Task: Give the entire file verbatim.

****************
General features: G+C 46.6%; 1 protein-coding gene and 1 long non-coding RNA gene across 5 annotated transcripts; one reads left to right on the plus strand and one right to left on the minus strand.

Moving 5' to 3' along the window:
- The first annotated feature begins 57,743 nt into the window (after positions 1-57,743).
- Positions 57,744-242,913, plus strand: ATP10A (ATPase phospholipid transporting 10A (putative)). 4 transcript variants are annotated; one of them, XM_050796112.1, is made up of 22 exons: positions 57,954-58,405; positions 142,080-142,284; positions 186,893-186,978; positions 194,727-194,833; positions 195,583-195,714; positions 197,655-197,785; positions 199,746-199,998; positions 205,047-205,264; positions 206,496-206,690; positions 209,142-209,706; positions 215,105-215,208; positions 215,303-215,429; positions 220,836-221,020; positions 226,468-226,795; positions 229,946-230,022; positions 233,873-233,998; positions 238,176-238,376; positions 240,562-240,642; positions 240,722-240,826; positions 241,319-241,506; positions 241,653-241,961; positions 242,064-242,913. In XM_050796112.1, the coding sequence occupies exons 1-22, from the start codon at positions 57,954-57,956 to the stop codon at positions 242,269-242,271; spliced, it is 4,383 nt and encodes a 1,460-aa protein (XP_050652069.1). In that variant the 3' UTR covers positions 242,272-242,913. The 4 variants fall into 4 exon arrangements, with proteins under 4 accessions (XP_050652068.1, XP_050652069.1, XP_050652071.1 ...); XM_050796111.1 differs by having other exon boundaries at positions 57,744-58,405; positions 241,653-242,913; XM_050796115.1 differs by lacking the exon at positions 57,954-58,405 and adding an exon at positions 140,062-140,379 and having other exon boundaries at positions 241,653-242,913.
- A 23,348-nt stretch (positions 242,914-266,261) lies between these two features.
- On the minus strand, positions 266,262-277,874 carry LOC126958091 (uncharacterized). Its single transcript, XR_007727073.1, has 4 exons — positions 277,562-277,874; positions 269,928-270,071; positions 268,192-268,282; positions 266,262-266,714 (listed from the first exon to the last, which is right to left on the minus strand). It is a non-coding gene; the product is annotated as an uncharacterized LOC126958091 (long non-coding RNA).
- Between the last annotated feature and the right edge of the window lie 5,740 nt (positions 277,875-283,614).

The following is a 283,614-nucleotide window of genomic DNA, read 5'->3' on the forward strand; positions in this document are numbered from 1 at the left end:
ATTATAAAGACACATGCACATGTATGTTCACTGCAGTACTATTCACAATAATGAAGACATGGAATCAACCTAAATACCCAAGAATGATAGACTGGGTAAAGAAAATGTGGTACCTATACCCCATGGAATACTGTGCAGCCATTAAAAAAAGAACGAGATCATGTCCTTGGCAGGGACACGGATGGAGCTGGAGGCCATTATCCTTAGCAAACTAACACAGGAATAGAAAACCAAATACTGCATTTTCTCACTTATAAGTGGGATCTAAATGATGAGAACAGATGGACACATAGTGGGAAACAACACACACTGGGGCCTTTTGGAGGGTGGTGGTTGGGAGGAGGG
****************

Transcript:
General features: G+C 46.6%; 1 protein-coding gene and 1 long non-coding RNA gene across 5 annotated transcripts; one reads left to right on the plus strand and one right to left on the minus strand.

Moving 5' to 3' along the window:
- The first annotated feature begins 57,743 nt into the window (after positions 1-57,743).
- Positions 57,744-242,913, plus strand: ATP10A (ATPase phospholipid transporting 10A (putative)). 4 transcript variants are annotated; one of them, XM_050796112.1, is made up of 22 exons: positions 57,954-58,405; positions 142,080-142,284; positions 186,893-186,978; positions 194,727-194,833; positions 195,583-195,714; positions 197,655-197,785; positions 199,746-199,998; positions 205,047-205,264; positions 206,496-206,690; positions 209,142-209,706; positions 215,105-215,208; positions 215,303-215,429; positions 220,836-221,020; positions 226,468-226,795; positions 229,946-230,022; positions 233,873-233,998; positions 238,176-238,376; positions 240,562-240,642; positions 240,722-240,826; positions 241,319-241,506; positions 241,653-241,961; positions 242,064-242,913. In XM_050796112.1, the coding sequence occupies exons 1-22, from the start codon at positions 57,954-57,956 to the stop codon at positions 242,269-242,271; spliced, it is 4,383 nt and encodes a 1,460-aa protein (XP_050652069.1). In that variant the 3' UTR covers positions 242,272-242,913. The 4 variants fall into 4 exon arrangements, with proteins under 4 accessions (XP_050652068.1, XP_050652069.1, XP_050652071.1 ...); XM_050796111.1 differs by having other exon boundaries at positions 57,744-58,405; positions 241,653-242,913; XM_050796115.1 differs by lacking the exon at positions 57,954-58,405 and adding an exon at positions 140,062-140,379 and having other exon boundaries at positions 241,653-242,913.
- A 23,348-nt stretch (positions 242,914-266,261) lies between these two features.
- On the minus strand, positions 266,262-277,874 carry LOC126958091 (uncharacterized). Its single transcript, XR_007727073.1, has 4 exons — positions 277,562-277,874; positions 269,928-270,071; positions 268,192-268,282; positions 266,262-266,714 (listed from the first exon to the last, which is right to left on the minus strand). It is a non-coding gene; the product is annotated as an uncharacterized LOC126958091 (long non-coding RNA).
- Between the last annotated feature and the right edge of the window lie 5,740 nt (positions 277,875-283,614).

The following is a 283,614-nucleotide window of genomic DNA, read 5'->3' on the forward strand; positions in this document are numbered from 1 at the left end:
ATTATAAAGACACATGCACATGTATGTTCACTGCAGTACTATTCACAATAATGAAGACATGGAATCAACCTAAATACCCAAGAATGATAGACTGGGTAAAGAAAATGTGGTACCTATACCCCATGGAATACTGTGCAGCCATTAAAAAAAGAACGAGATCATGTCCTTGGCAGGGACACGGATGGAGCTGGAGGCCATTATCCTTAGCAAACTAACACAGGAATAGAAAACCAAATACTGCATTTTCTCACTTATAAGTGGGATCTAAATGATGAGAACAGATGGACACATAGTGGGAAACAACACACACTGGGGCCTTTTGGAGGGTGGTGGTTGGGAGGAGGG